August 26, 2005 
(BALITANG BETERANO) By Col (Ret.US) Frank B, Quesada Former Senate Committee Secretary Veterans and Military Pensions Associate, PMA ‘44  -  The nagging problem which continue to haunt the relations of the Republic of the Philippines and the United States is the continued mistreatment of the Fil-Am World War II veterans by the U.S. Congress. Thus, Filipino-American relations is nothing but a sham.


For over sixty years, restoration and payment of benefits for the wartime honorable military service of these intrepid veterans has festered in the U.S. Congress while the veterans die each day at the rate of ten to fifteen a day. Such travesty of justice has been scathingly truculent and reflects upon the fiduciary responsibility of the U.S. government that feigns and vends human rights and democracy to the world.


The Pacific War and World War II was not a war of Filipinos but a war of the U.S. against Japan. It must be clear that the Filipinos as American nationals who are actually citizens were demoted. Under the Commonwealth of the Philippines were unilaterally conscripted by Pres. F. Roosevelt into the U.S. Army the Far East [USAFFE] and placed under the command of Gen. D. McArthur and American officers.


Under the un-numbered Military Order of Pres. Roosevelt dated July 26, l941, the Filipinos were inducted into and incorporated in the U.S. Army. Since then, each and every Filipino, like any American member of the U.S. Army - who wore the same uniform, bore the same arms, fought one enemy [the Japanese Imperial forces] are entitled to the same compensation and benefits. The 66,000 allied war veterans from 16 allied countries who fought for the S flag in WW-II were all fully compensated, but not the Fil-Am WW-II veterans targeted for racial and economic discrimination.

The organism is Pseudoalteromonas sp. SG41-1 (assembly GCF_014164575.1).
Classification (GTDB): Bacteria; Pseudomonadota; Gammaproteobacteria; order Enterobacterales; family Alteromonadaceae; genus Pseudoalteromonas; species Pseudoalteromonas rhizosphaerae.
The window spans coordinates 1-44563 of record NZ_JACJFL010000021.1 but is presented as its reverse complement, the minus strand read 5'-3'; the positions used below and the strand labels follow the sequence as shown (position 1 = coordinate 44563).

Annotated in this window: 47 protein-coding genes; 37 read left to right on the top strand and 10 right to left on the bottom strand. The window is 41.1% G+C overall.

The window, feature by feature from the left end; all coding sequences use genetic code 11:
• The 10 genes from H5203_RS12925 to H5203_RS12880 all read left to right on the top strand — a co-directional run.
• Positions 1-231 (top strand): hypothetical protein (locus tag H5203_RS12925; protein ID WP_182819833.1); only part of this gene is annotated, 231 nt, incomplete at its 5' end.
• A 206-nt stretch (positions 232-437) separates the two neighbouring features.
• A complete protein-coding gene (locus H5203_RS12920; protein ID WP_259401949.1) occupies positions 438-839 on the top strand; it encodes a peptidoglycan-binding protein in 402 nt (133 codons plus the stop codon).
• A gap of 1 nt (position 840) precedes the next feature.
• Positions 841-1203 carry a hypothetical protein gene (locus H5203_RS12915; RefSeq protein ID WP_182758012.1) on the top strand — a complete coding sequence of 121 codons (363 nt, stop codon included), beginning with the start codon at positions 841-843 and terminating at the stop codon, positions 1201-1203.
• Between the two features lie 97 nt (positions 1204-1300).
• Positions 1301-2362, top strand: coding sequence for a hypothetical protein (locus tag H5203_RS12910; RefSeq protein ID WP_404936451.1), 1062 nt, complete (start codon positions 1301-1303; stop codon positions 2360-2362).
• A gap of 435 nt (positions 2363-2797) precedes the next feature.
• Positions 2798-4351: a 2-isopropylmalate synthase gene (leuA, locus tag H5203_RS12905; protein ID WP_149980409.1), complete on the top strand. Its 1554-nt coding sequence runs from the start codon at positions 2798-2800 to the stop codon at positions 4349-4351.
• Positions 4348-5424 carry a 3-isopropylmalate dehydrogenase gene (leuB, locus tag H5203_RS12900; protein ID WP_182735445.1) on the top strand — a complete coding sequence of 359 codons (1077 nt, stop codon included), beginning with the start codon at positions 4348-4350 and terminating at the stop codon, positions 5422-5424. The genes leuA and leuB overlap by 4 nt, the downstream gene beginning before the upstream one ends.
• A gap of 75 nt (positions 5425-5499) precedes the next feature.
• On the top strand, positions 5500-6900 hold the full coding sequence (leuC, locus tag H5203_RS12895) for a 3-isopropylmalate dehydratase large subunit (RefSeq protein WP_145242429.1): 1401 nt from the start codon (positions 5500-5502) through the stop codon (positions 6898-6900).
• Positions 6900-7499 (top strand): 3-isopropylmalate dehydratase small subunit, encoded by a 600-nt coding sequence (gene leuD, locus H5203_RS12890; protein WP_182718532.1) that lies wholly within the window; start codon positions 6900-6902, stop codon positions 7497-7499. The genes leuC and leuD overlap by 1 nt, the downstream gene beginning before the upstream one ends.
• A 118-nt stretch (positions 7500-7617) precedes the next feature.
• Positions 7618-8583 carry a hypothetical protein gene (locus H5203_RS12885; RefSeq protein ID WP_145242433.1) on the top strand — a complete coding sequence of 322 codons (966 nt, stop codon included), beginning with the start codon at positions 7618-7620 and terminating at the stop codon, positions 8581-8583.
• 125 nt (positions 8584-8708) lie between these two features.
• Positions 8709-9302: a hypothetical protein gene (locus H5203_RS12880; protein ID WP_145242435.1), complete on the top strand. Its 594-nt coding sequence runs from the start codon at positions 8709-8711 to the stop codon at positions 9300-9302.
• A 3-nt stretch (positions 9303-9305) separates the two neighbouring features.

They are equal before God and the enemy bullets and bayonet thrust of the Japanese invaders. They did not have any special privileges under the iron heels of the Japanese that vanquished them In Bataan, Corregidor and other fronts. But in reality they were disparate, lumpy under a riptide of racial differentiation. In 1942, in Bataan - Gen. MacArthur asked the U.S. Congress for equality of pay and privileges for the members of the USAFFE, but fell to deaf ears. The Bataan-Corregidor defenders held two different pay scales. Filipinos and Americans fought the one enemy but the Filipinos were paid at a lower rate. Thus, ever since, the ugly head of discrimination was very much alive and present.